Evening Star from Washington, District of Columbia on November 14, 1909 · 64
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Evening Star from Washington, District of Columbia · 64

Washington, District of Columbia
Issue Date:
Sunday, November 14, 1909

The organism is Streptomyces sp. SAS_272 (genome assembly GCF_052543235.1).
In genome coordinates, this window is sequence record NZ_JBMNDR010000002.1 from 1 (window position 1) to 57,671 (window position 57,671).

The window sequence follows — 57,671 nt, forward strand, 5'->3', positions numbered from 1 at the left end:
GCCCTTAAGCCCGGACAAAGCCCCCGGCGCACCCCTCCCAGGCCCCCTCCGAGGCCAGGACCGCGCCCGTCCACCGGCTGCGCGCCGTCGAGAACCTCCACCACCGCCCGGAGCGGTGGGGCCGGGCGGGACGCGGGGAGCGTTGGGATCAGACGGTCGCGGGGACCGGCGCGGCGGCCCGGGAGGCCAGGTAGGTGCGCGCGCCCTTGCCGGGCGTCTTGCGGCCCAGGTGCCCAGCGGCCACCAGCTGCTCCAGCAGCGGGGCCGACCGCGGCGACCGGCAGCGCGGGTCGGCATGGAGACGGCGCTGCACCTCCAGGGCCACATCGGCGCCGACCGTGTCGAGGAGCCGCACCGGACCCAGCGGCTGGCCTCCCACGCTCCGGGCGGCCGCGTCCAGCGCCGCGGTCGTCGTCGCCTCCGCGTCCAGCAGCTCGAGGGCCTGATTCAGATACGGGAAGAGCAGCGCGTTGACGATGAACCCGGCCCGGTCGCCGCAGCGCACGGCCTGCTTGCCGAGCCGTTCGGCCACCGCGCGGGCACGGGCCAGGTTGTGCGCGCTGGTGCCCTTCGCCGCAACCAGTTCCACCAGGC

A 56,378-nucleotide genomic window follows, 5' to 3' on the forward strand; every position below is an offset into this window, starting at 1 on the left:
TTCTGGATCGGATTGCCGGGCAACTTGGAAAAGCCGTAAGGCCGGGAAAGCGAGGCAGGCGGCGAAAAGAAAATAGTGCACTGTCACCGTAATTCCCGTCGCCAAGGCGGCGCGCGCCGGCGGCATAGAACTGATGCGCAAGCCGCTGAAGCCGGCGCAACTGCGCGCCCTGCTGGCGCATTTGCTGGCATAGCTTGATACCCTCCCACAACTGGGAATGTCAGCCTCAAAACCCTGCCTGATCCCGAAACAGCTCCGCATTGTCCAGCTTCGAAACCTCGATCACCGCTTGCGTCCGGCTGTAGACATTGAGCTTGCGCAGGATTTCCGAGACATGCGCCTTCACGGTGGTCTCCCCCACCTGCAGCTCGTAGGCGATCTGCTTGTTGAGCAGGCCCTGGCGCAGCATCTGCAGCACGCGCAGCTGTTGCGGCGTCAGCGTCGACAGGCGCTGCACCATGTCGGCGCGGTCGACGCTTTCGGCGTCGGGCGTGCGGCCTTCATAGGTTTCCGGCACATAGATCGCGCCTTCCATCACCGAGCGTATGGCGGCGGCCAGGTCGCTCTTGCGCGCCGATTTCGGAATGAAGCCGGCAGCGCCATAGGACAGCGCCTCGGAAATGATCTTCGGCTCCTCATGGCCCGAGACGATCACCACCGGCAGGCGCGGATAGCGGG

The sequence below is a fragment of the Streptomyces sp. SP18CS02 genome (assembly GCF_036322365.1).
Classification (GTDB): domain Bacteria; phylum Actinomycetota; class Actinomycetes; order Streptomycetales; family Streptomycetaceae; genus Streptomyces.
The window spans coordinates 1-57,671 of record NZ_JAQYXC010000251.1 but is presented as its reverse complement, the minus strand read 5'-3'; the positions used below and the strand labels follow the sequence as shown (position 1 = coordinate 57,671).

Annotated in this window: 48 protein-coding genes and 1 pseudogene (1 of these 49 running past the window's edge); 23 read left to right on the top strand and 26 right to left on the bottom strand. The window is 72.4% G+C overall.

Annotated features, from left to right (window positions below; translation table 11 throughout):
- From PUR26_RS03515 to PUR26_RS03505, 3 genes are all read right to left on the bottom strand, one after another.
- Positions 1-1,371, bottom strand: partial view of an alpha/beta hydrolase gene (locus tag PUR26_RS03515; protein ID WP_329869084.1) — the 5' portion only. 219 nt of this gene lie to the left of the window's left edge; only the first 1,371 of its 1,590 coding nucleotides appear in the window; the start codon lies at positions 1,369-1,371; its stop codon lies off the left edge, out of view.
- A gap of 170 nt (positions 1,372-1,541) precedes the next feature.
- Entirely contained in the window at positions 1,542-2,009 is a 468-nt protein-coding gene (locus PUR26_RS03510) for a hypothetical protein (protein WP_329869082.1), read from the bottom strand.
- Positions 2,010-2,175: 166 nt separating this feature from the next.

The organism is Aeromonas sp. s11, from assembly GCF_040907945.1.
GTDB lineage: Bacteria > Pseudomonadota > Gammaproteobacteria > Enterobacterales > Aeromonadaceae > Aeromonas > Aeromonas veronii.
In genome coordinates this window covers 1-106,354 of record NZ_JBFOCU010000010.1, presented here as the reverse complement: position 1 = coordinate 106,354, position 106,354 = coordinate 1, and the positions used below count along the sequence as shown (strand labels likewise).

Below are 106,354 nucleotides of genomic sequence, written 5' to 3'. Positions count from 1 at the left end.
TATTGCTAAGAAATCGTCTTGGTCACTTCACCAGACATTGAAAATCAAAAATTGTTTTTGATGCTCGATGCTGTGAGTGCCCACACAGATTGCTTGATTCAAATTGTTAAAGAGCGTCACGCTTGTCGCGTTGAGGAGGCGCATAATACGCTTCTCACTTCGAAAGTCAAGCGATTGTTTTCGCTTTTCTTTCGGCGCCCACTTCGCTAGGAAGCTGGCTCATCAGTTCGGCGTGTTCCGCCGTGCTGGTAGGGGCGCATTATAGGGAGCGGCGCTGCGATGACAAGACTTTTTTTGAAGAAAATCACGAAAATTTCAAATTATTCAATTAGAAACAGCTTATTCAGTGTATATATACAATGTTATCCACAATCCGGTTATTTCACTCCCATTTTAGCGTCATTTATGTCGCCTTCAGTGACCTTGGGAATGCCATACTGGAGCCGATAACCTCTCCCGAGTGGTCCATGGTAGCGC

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TIMOTHY HURST II UNJI UMPIRE Billy Evans Writes Entertainingly of His Old Side Partner. By Billy Evans. * ' ?nr of has* 'nail's most tiniipie rharacfeis lias pinna hy be?>n lost to the major league for good Th" man referred to is that dispenser of choice repartee and good humor. Timothy t'arioll Hurst. late of Ashland. Pa., but more recently of New York. In the passing of Tim Hurst from the American league that organization lost an official known from coast to coast, for his honesty, fearlessness and ready wit. After twenty years of service as an umpire. lie enjovs the proud distinction of never having lost an argument. The unfortunate ending of Tim's career as a major leaguer anie aoout over an alleged expectoration incident at Philadelphia, with Eddie t'ollins at the other end of tlie argument. Tim made a decision that did not suit the Athletics' second saeker. He strenuously disputed the 'verdict. Tl?n waved him aside, but Collins persisted in continuing the debate. It was claimed that Hurst, in the heat of anger, spat in the face of Collins. As a result of the little run-in, Tim lost his job as an umpire on the American Jicague staff. While Tim cared little about the loss of the job. as he is well fixed financially, yet he did not like the Mot that had been cast on his career ny the many disgusting versions given of the trouble. Vet while all the fuss was being made oxer the incident Tim never lost ihe fund of good humor that had helped him out of so many arguments, as was proved by the little story that appeared shortly after the Philadelphia episode. A few days after the affair with Collins Tim was informed of his suspension by President Johnson, and immediately returned to New York to put in the time awaiting a final xerdict in the case. Naturally, the trouble caused Tim to be eagerly sought after by interviewers desirous of getting information on all kinds of subjects pertaining to umpiring, as well as the run-in. Always courteous. Tim gave each interviewer an audience and freely answered every question. Tim insists that inside of two weeks he repeated the story of how he expectorated on another human being no less than 2,i)02 times. Finally one young man. after getting Tim's version of the affair?and. by the . way, Tim's story is that he did not com- | mit the act that rost him his job?asked Mr. Ifurst what was the ore beet bit of advice he could give the ambitious young umpire of the future. Tim at the time, and still, figures that he got the worst of the trouble from beginning to end. and naturally he was a trifle sore at mind ox*er the way the affair had been aired to his detriment. "What 1? the one best bit of advice I have for the coming umpire," said Timothy. "Well, sir, that's a pretty hard question, but after first telling him to wear plenty of protection I believe 1 would recommend to him the addition of a cuspidor to his paraphernalia." Lest you forget. Tim was also strong on sarcasm as well as humor. The fans will miss Tim Hurst because he always was a good target for them In victory or defeat. The players will miss him. Although they used to rave and tear their hair when thejr thought he booted ? close on*, nuu nm was universally popular with them, for tliey knew he gave the plays Just as he saw them, and knew no man could break down his iron nerve. Yes. Tim Hurst will be universally missed by the patrons of the league circuit and also by the scribes, for Tim always had something of Interest, good for half a column or more, no matter how dull things might be in the news line. No i lass of men. however, will miss Sir Timothy more than the men of his own profession. the men who comprise the American 1/eagne staff of umpires. Every man manes mistakes; few men have so many opportunities to err as the umpire. Every man hates to err, and perhaps no man hates to do a bungling piece of work more than an umpire. To the average .jierson, to err is to worry. Every umpire has his troubles, yet it's h pretty good bet that the duties and responsibilities of the position rested more lightly on the shoulders of Tim Hurst than on those of any other man that ever handled the indicator. To he doubled up with Tim Hurst was not to worry; and every umpire welcomed the sight of Tim's portly figure. To read many of the stories credited to Tim Hurst is to enjoy hiin, but to fully appreciate the man one must be closely associated with him. Every member of the American league staff felt a deep pang of regret when Tun dropped from the organization. Hundreds or inre-csiwg stories hare W?n related iti which Tim always played w prominenl parr, and base ball history 1 as yet to rec ord where Tim finished second in any of the debates Tom Hugles, onif a star of the Washington pitching staff, and Tim were always great trlends. ret Tom always dw1'ghfed to get into a controversy with Tim. despite the inevitable outcome. Things broke bad for Hughes in the early part of the season .lust closed, and he was finally sold to the Minneapolis club of ihe American Association. One day, early In the season, Tom was workKeg his tie?t. but no matter what he served the opposing hatters seemed unable to connect for anything less than a single Tim ITurst was umpiring the game, and Tom and Tim had several discussions over various incidents of the game. About the sixth Inning at special ( quest from Manager Fantillon Tom hied litmseJf to the clubhouse. By the time the gaine was over Hughes l ad gotten Into Ills street clothes, and It happened got on the same ear with Tim. The car was crowded with fans and Tom decided to have a little fun at the expense of Tim, who was reading a paper. Forgot your glasses today, Tim," said Hughes with a large grin thrown In. "Nope; decided I didn't need them to sec what you had today." was Tim's reply as he continued leading Just then It occurred to Hughes that he had forgotten something, and he left the < ar in a hurry with Tim in full sway. , \ The late Doc Powers, who was the star of Connie Mark's catching staflf until the <ireat I'mpire declared him out, always delighted in telling of the first game he ever . aught with Hurst umpiring. Powers was always full of pepper, and In order to encourage his pttcher kept up a continuous chatter throughout the game. I That's a peach." would be hla comment on a hall that was perhaps a foot wide of ihe plate. "Another pippin, Kddie," would be his view of the next bail served by Plank, despite the fact that It was up around the batter's eye. 'Just like pi? king cherries." was another way of expressing his belief that tne ball conformed to a'I the regulations of a strike. Tfni rather enjoyed the ginger shown by the voungster. and for about si* innings paid no attention to the chatter. Finallv Tim called a batter out on a ball hbai was a trifle low, aa he afterward ad-| * I /" ^jf~^?\ '**?*?) r*. |^H|||^^B if"" ja^ si ^OJ*W* ? 'Mj| * ! * *^V-L^L :* -lilJi-L-Imitted, but which Powers declared was a as peach. U "Letting the catcher umpire the game VI tor you, losing your nerve, I guess," were fj the words hfcnded to Tim by the sore and disgusted batter who had just been retired on strikes. It had Just the effect the batter desired, for T!m Immediately got after Powers without mincing words. "Voting man, you may be a good judge of fruit, but you're not on a farm; this is a ball game. During the rest of the game I call the balls and strikes witho.it P< any agricultural remarks from you. otherwise I will be forced to request you to beat it." It is needless to say that the game proceeded to the finish without further comment from Powers. Every catcher who has ever worked In front of Tim has a fund of stories that never get to anybody but the catcher, umpire and batter. i Catcher Armbruster. who was with the . Boston Americans for a w hile, was tossed ' out of a game one day for using language no that jarred on Tim's finer sensibilities. ur The following day Armbruster told Tim 4U that he regretted the affair, but he simply could not control himself when he got sore. im "Let me see," said Tim in reply to ea Armbruster* s explanation. "I am con- W( versant with only the English language, . and I believe you're a German. Is that a tip to you as to how to keep In a ball w< game though disgusted?" th Armbruster always addressed Tim in | k German after that, and never was ejected from a game. . clt I>ou Criger was catching "Rube" Wad- m< dell on one of the days last summer that w? Rube really looked like himself. . Despite the fact that he was striking out the opposing players with almost a monotonous regularity, Waddell disagreed of with Tim on quite a few of his rulings pa on balls and strike*. .,r In about the seventh inning of the game ; ^ the opposition got to "Rube" for a couple | of hits after Tim had passed two men. I tei and the visitors drew up uncomfortably 1 he close to the Browns. "Rube" was con- | slderably peeved when he went to '.lie bench. tca "Rube" continued fuming about it on the bench to Manager McAteer, telling ca him that Tim had made all the trouble ve for him. When Criger returned to his po- w? sition In the next inning, Juat to try out k< Tim. he said: i ty "Waddell has been telling McAleer all H< through the game that he is deceiving j <te you." I fie "You tell that big stiff that he is paid i th to deceive the hatters, not me; also tell th McAleer to get another pitcher warmed atl up" . j wl Tim said all this in a voice audible t<? ! j,f. Waddell, and sort of chuckled with glee j toi when McAleer used the derrick on lilm ! ah after the first two men hail reached rr? first. an fo; Hurst always hated tie games, for a tie ha game meant a double header, and liar, ,?! gain davs were the abomination of Tint's life T^ast year, after he had retired from j the American l.caguy, Tim was selected * to work a semi-professional game being ' played in the east for big stakes. Ills bu fee for the same was flOO. wl In the tenth inning with the wore fi to j ,.0 3, Tim called the game, although he might j .. have gone another inning or two. Some , 1 oM i nioca vhn If n*w Tim u ptp rmitp Uiu-iuiiri o " >iv ----- M" 1 ? ill surprised, although neither team protested. "Why, Tim." said one of the old timers, "I've seen you make them play in the big . ' league when the street lamps were light- ed, yet you railed the game today with i the sun still shining." f "Hush," said Tim, "there Is a method in my madness. I'm doing piece work ,, now, this game will have to be played 5 ' over. It means another $100." Truly Mr. Timothy Carroll Hurst was a wonderful person: Will there ever be ( any one to take his place? ^ It seems to be common talk in Detroit go that the Tiger club Is going to let out ha Delehanty and Tom Jones, who aided in on winning the pennant and making the i Ka grand fight In the championship games. na It has been stated that Del and Jones Ku were secured just for the wlndup, as the Tigers were In a very bad way for a first sacker and a second baseman. Tom | Jones may go, out the work or Delehanty I 0|, was too good for Jennings to overlook him, and. what is more, there are very je few sacond basemeu in the base bail f? woods these days. The fact that one Pt of the brothers of the great Ed. who f.t4 whacked out four homers and a two- p, sacker In one game, outhit Crawford, re, Cobb and tlte reat of the Tigers, has led Jennings to believe that Delehanty ' rr,< will be a go<?d man for second base next I ,,n season. Jennings has a new man who j pi, will be tried out at first base. Jte is I i Ga>nor, from the Pacific Coast League. ?p a Just because the Pirates train at Hot ba SpMngs each season the good fans of the us Arkansas health resort have sent Barney m< Dreyfus an elaborate silver loving cup. Pt Bet Charley Murphy will change his lo< training quarters. 1 l-JM . . . ?. I I : > f:f? >. - 'i'; V ' *S'1 x'< &:? ** S& % i !! .-, * ? ? * ? ? : f ; mm/ nui ii run [UH1 UnLT rfllh BEHjHOJHE BAT atching Class Did Not Improve During the Season Just Terminated. By W. A. Phelon. SBVV YORK. November 13.?The catehp class of 11*W, taken as a whole, was -t up to that of lftnp. and that of 1910, iless some real wonders are dug up Tine the winter, promises to be still aker. There are reason# for this fallp off in quality, excellent reasons and ally understood. No really dazzling mdera were discovered along either of e big circuits. Some of the veterans nt back perceptibly In their play, and e hold-out of the best of them all. John ling, detracted materially from the neral standard of the department. Few jhs could -boast of any real Improvepnt behind the bat, and the majority >rh actual losers. ' n the National league Pittsburg owed great deal of its success to the work (libsbn. who caught* practically all the mes, and, with Kling out of the way, j oved to be tlie real catching star of tli circuits. Gibson also hit much bet- | r than ever before, and was a great J lp with the stick instead of being a j aw back, as was the case with many I tchers. riie Cubs, per contra, tost the flag b?use they didn't have Kling. This marloue performer was the sort of catcher used to see when Rwing, Bennett, PI ly a no noyiP were in mnr V nitc?a I pe that Is almost extinct nowadays. ? could backstop superbly, throw witit I adly accuracy and had the genius of > Id leadership combined with ability in e coaching of pitchers. Add to this j at Kling could hit savagely, day in d day out, and it <an at once be seen iore t he Cubs could not make up for ? absence. Archer and Moran, who r>k his place, are good catchers, far ove the average. Archer being ex^mc-lv brilliant, while Moran is reliable d steady. Yet they did not make up r Kling, and neither of them could in the same class as the great Jewi maskman Giants' Bunch. Uctiraw tried to make up for the abnce of Bresnahan by carrying a whole nch of catchers. All did their best ien called on. but not one of them uld half make up for Roger. Meyers, p Indian, could hit, but was way shy ' Bresnahan an a backstop, a thrower d field leader. Srhlei was a veteran considerable skill, but beginning to irograde. Wilson and Snodgrass looked if they might have something in them, t had little chance to demonstrate the L't. Sed Dooin again did nearly all the work r Philadelphia, and Red is surely a eat little hustler. He was no better an in ami is n?i iiivriy 10 gmn *uij the future. Dooln Is a rattling hard >rker, but falls ahort of the Kling class several ways. 3rifflth made the long and lasy Larry rLean work hard this year, and Mean.'who is really a fine catcher and od batter, put up good, conscientious II till he was disabled. Roth, the secd catcher, did not seem to strike his It. and toward the finish a Bronx boy med Clark was tried out, with very od results. Other Backstops. Boston had Bowerman. who Is growing 1, and was soon dropped, after many ars of big league service. Harry Smith , iled to strike his proper speed and caches Graham was the regular back>p-? hard worker, but not a star, ooklyn, as usual, made Bergen chief reiver. This tali fellow is a beautiful tc'ner. but what's the use? He bats ire feebly than even the average pitcher. ,d a team with iiim in the line-up is ?vine seven men against eight or nine. Bresnahan. who was supposed to brace i the t'arditial* an greatly, had rather bad year, his work, both back of th? t and with the stick, being below his ual grade. Phelps and Bliss split up ?st of the work, and both did fatrl.v, telps having a good year with the wllK. raking the National league as a whole, t roo\ * 3EBA1 0 : V: *^>U->; " :<?:*rM - * .^7;,* \ jp ' * Imp 1' Jm^tfMZj :v?- r '' ^VOI \',- -I ' * '*^5 < < > < ' ' >' '? v ' ' ' j i : >&. . : *t- * -\ ' ~"K * .&'$?. ." ' - ' '* - ftdzMiW&Wk > : i.* .": < ? ': J;. " * ^MSs^? &i s:?iP%Mw&- ::fH?' ISPS'*: -.' r : . ^ ?> - : ? < * * . :-'; the catching fell away, and the chances of improvement are not promising. Ban's Maskmen. The death of Dr. Powers deprived the Athletics, at the start of the race, of a fine catcher and royal gentleman. Thomas and Divingston, who divided the campaign between them, showed good class, better than had been expected of them, but not up to the very highest standard. Carrlgan and Donohue worked for the Boston Reds, the much-touted Spencer, fat and tired, quitting early in the struggle. Carrigan not only caught well, hut had a great year at the bat, and was one of the most valuable catchers in the game. Donohue did not hit hard, but taught in rather artistic fashion. The White Sox were not as strong as usual back of the bat. Sullivan did not work up to his usual standard, ana Owens, the Southern I-eaguer, while promising, was crude at times. Payne showed a flash of old-time form toward . the last, and Is counted on as a regular j performer for next season. Clarke, the Wyandot Indian, who had , been counted on to catch most of the games for Cleveland, was laid up much of the time. Bends was weak after an attack of typhojd fever, and the bulk of the work fell upon a newcomer, Ted Easterly. For a novice he did well, though catching raggedly at times, and should be better next season. Schmidt, the Tigers' old standby, had to split the work this year with a newman. Stanage. While Schmidt was hardly up to his usual form. Stanage actually did better, especially at bat. In the majors than in the smaller leagues. Highland Men. Stalllngs had his last season's catchera. Kleinow, Sweeney and Blair. Of these, Kleinow caught his usual sturdy game, Blair was farmed out half the season, and Sweeney showed marked Improvement in batting, though catching and throwing shakily at times. Stephens, the Browns' young catcher, played pretty fair ball all reason, but is not a wonder. Origer, the wonderful veteran who caught C>* Young these > many years, seemed to lose much of his 1 effectiveness when transferred to St. i Lcouis, or else is retrogading now. Cantillon fired most of his catchers In midseason. The work was nearly all done by Charley Street, anyway, and this flne backstop, who is getting better 1 every year, did noble service for the tall- j end team. Any good young catchers to be had? If ao. come through with them?thev will be greatly needed in 1910, ami Van ' draw a lot of money. SEYMOUR RELATES UADn I llPlf CTHDYI limits uuwr\ w i vn i Hard lurk? No on* know* what it ia until ho has j listened to the tale of w<>e which Cy Soy- ( mour brought with him to Cincinnati on his presort visit, says the Cincinnati Star. . The first chapter occurred down in Tex- ] as in the spring, when Seymour took offense at some of Arlio Latham's too personal remarks and poked the "dude" somewhere in his food-consuming machinery. knot-king him to the fttarble j floor of the Arlington Hotel at Marlln. For thla Cy was laid off by Manager McGraw and practically marooned In the Lone , Star stat^. Th^re was Cy, hundreds of miles from hia fireside, with many meals, sleeping car bertha and railroad tickets to be bought before he could finally hit lit- j tie old New York. But did he flinch? Nary a flinch. He stuck to the Giants, paid his own ex- i p?"iss*s. worked w henever he had the chance ar.d kept in good condition. Final- j ly, a month or so after the season had opened, the ben was lifted and he was put on the Giants' pay roll and sent into a game. Leas than an inning had been < played when he twisted lils knee, took | ,-rtnnt and was ont of the came acain i for weeks and weeks. '! When he did get bark on his Job again i he demonstrated that if lie had been in ] the game right from the start he would i have kept the Giants In the race for the , flag right down to the finish. , The satisfaction He naturally felt on the i good work he did after he got playing i regularly again was embittered when the j final pa> day came and he found that the ] bonus he was to receive for wearing the t badge of the water wagon all season l wasn t 'orthromlrg And to date it hasn't 1 bpen paid. j v had a talk with Chairman Herrmann i of the natioanl commission recently concerning his troubles, hut as yet has map ped out no plan of action. But It's pretty < tough sledding for Cy, no matter what t the finish eventually will be. < [L pa jy m _ ;' *1 -.. ^ ' *'^ * '^ jjw ^ '"* ^ <" -i% ' '-.;&% sr-' - '*V ;1 :^ ' i ^ V r' < >*'*? ' - . > . * ; ' - - ' ? * ' ? * ' t ' BASE BALL A VERY U FUNNY, FUNNY GAME I The T1 More Peculiar in the National ?,b' Than in the Ameri- ~ *rs can League. ; n?X stra ??? j do ST, IXHTS, Mo.. November 13.? Base | ball, considered from every angle, is a . | funny, funny game. It's not quite as pe- | I culiar in the American League as it is in , | the National league, as the line between I w ? the good and the bad isn't as strongly pj drawn in the Johnsonian organization as ; mor it is in the parent body. The strong' soJo members, Pittsburg, Chicago and New York, are always looped around the top. Cincinnati and Philadelphia are generally bunched in the middle. Brooklyn, as a jn j rule, is efficient enough to land sixth, while it is St. T.ouls and Boston at the ^ bottom- are That a hit of good management and a little luck will bring your team scooting s"lp up the line in the American league has n er> i>a n tlmn n 11/1 4!m a n Tm ml i?rrn pi u?ru uuir nmi iimr dgaill. 111 IT 1306 the Brown* ran fifth and the Wolver- lawi ines sixth. Jennings <ame to Detroit, ball McAleer stayed In SL Louis. The result ama was that Detroit bounded to the fore. It hopped past five of its rivals In one sea- g, son and has captured three champion- Edfl ships in a row. The White Sox lost bril- an(J liant F. Jones and tumbled. The Naps jon_ played hogtis ball: were poorly handled and dropped out of It. Mack and l^ake got their charges in the running. New a* York used to have a contender. But not | #4 for several years. St. Louis was in the #Z 13(13 race to the finish. It was a tall- ZZ ender this year. Washington alone has been a regular at the bottom. The big gag in base bail nowadays is Yx recruiting young timber. And talk about XX your lotteries! Buying a yearling or XT drilling for oil or parting with your ma- II zuma for mining stock Isn't a marker to ZZ this thing of Investing in young talent. ZZ A draft has got 10 the point where It is ZZ a joke. AH sixteen big league clubs em- Zx ploy scouts, and what they don't order ZZ purchased outright by their bosses is ZZ hardly worth buying. At that, a good one ff gets by the wise guys once in a while, TI iiencc the club owners do the last-strjw- XX grasping act and put in a c'alm for juve- XT niles whom they hear about or who dope II to develop. ??? A4 The appended gives a good line on the ZZ luck of base hall. Early In the summer? ff In fact, several times during the summer? TT a traveling gent out of St. Louis, aged XX seventy or so. whoae peepers don't peep f? very well, spoke to M. Stanley Roblson, II owner of the Cardinals, a dozen or more times about a young outfielder he saw ZZ play in Mobile. "Stan, old fellow," the ++ knight of the gi lp said more than once. ZZ "that boy Is a corker. Ray, he takes me ZZ Iwck to the days of Curt Welch. He's a XX wonder in the field and a terror at the ZX bat. You ought to get him." Robison tlianked his informant, made a mem., and, after adieus were in order, ZZ forgot wliat he heard. "I get fifty play- #Z ers a day of the speed of that Mobile wonder," remarked Robison after Mr. ZZ Traveling Man ducked away. "It would keep me broke if I bought all JT those wonderful unknowns." The Mo- i xx bile kid was none other than Wheat. Z2 who Joined Brooklyn in the wind-up. and ZZ who put up an all-round article of ball ! ZZ that Cobb and Speaker, the best two . Z+ young outfielders In the game, would ++ have a hard time excelling. TT Roblson and the Cardinals haven't a fl warmer admirer in town than John i IS "ella, the West End wettery keeper. In ZZ the days before "the lid" went on Cella j U eot a call from a tall, athletic-looking I ++ young man either late Saturday night or bright and early Sunday morning. He would come In for a bottle of beer ff md bike out. I>ate Sunday' night, or +X sometimes early Morning morning, he TT would return and partake of another II bottle. Ills calls were regular. He al- aa ways rarried a suitcase with him, and liter Cella got to know him he asked Z+ !iim where he went every week. "Out ++ to some town to pitch," replied the well built youth. On ins return trip each week Oazfcolo would ask him how ids fame came out. "Oh, f won it; the other TT [ellows weren't much." TT This chap always won, and when Cella II queried for particulars lie would learn ZZ hat his unknown friend shut out the Ui rountry boys on an average of four out .++4 s ml I u ^ ! ^ *^w f"1 > ' vy .4- <>/.-. ~ A tli '{^C ^ br \\ (very five times; never allowed more U1 ri two or three hits to the game, and J* t h!s strike-outs frequently totaled as *r ly as fifteen. One day Cetta told \ c ?lFon about his customer. M. Stan- ** thanked him, and, of course, that's there was to it. as club owners hear ut that kind of pitching phenoms m st every time a friend fans with them. gr youth's cognomen was Reulbach. ?- t n iat's how it goes. Rohison has paid r' ulous prices for many a counterfeit. Wl have Hedges and every other mag?. f'lass O information would have c" >n Robison one of the greatest pitchin the game and an outfielder who *e' i fair to develop into a star of the : magnitude. Verily Is base ball a nge game. In reality, the magnates more playing than the players. 1 | to I El Chips From the Diamond. I V ha ^ nr re tcher Adkins. the star of the Balti- kl * team, is earning big money as at 1st In a church in the Oriole city. ! g' W'1 r Cobb keens in the papers. That hi dshaking episode with President Taft m lugusta was good for columns. ^ g? of 10 St. Louis Cardinals and Browns er making preparations to resume their cl( ng and fall aeries for the champion- w > of that fair city. th pr ?e admission of the California "outb" into the fold of organized base makes the whole country, bar a few er 11 teams, one large, united family. ?ji Pt ,'ery big leaguer has his auto now w lie Summers has just landed one. he is going to be a race driver before In or ________ I Clothes For s Thanksgiving* Special ; Offer h *18 Suit Made to Your Order. T 100 Beauti< "They Certainly Do Lo< WE GUARANTEE Don't buy a Suit from a " lor. He is equipped for cheap Our entire system is arranged grade tailoring, and even if you of our special sale Suits at $13.5 it is designed, cut and made bj master tailors who produce oui $40.00 creations. That is the re OUR SUITS POSSESS THAT ? ? . ? .iMVtn A T"??? A TT /I THAT TrtH. " tnanr i niuv. SUITS AND OVERCOATS.. The best that can be pro< MORTON C. 8 Tailors, 910 F SI C. E. FOSTER. m [AGUE VETERANS MAY BEONMARKET lance That Criger, Elberfeld and Wallace May Be Shifted. hat a number of American League erans w ill shift ter.ms l>efnre the open r of the K?lo season is a certainty, says Cleveland Plaindealer. n some instances the players Siave out?d their usefulness in tneir present th. and a change of paature may prove t the proper tonic In other rases lyers are dissatisfied with present conions and would prefer a shift, while In ter ? ases the club owners have a simlfeeling. 'hat L.ou Criger will not be a member the St. Ia>uts team next year goes with1 saying, Criger Is through with St. uts for good, according to his own adssion. Criger and O'Connor, the sucisor of McAleer as manager, never h t up any too well, and besides the torrid naie of St. I ,ouls doeen't agree with the eran receiver. Vhile atlll a great catcher. Criger la ne too strong, and the warm weather Louis gets in July. August and Sepnber greatly affects Crlaer's showing, e former Boston star says that he likes ? climate of New York, and never feels Ite as good as when playing at the Highlders* grounds. The American League rk In Qot'nam is perhaps the coolest ot in the city, as a brisk breexe gen?Ily blows across the park from the idson river, which it overlooks. Criger s expressed a decided preference to end ? major league days as a Highlander, d It would not be at all surprising if ank Farrell tried to make some deal r him tills winter, as hfa catching st*>f uld stand the addlt'on of the bea-ly teran. That Kid Elberfeld is through a? a fmiKT of the New York team is squally understood in thai city. He has en of little use to the team for the last 'o years, being out of the game on scum of injuries the greater part of the ne His reign as manager was a failure, ought down lots of criticism on his head id no doubt affected his work as a ayer. Wants to Play in Washington. Elberfeld, with his family, resides in Washington during the winter. it is iderstood that he Intends to locate there rmanently, consequently he would pre. r a berth In Washington to any other ty in the American League. He has veral times expressed such a preference, id even last year Canttllon tried to put a >ai through for his services, but the deands of the New York club were too eat. Last year was none too successful for e "Tabasco Kid," and the New Y?rk ub Is t*eginning to think that a change ould do the clever but erratic infieider me good, and would also prove henefi*1 to the Highlanders. While a truce ss fixed up between Cliaee and ElberId when the former leturned to the club, id feeling still exists between the pair. ball players say. It is' not unlikely that the fox of all ill traders. Jimmy McAieer, will put rough a deal that will take Elberfeld Washington. Jimmy has always liked iberfeid as a player, and. being game to e core, is probably willing to take * ance. McAieer took Waddell after he id been passed up. likewise Ferris, had i trouble handling either and had good suits from both. Perhaps he is just the nd of a tamer Elberfeld needs to show his beat. If President Hedges of the Browns could it what he believes Bobby Wallace 1? orth it is a pretty good bet he would spose of that brilliant player. The cMate of 8t. Louis far from agrees with allace, and last year iie was out of the ime about two months with a bad rmi malaria. Wallace is still a grand pl*\, but there is little doubt that the Imate of St. Louis is slowing him up. 'allace would like to play in a my near e coast or lakes, and has a derided eference for Boston and Nest York lit e east and Cleveland and Detroit in tiie est. Wallace has been complaininc for seval years of the efTect the climate motions in St. Bonis have on his work, and resident Hedges is well aware of h.s ishes in the matter, it is a question iwever. If any club could satisfy Hedges a trade, as he places a very high valua i Wallace's ability. The most attractive line of luitings in this city at prices rom $5.00 to $10.00 less than ou will pay for the same tt igh quality elsewhere. Orer that suit now and let us ave it ready for you to rear on Thanksgiving Day. tt ^ v== a ailored in Any Style. g es at $20 | >k Like $10 More." ? EVERY SUIT. | cheap" tai- ^ work only. for high- XX i order one XX o or $16.50 XX r the same ^H9|P XX r $30.00 to ^ XX ? ... The Slrn of Ktyie. If :ason ALL DISTINCTIVE STYLE tt >R CANNOT PRODUCE. $15.00 to $40.00 luced for the money. TOUTS CO. | treet Northwest. H Manager. Xt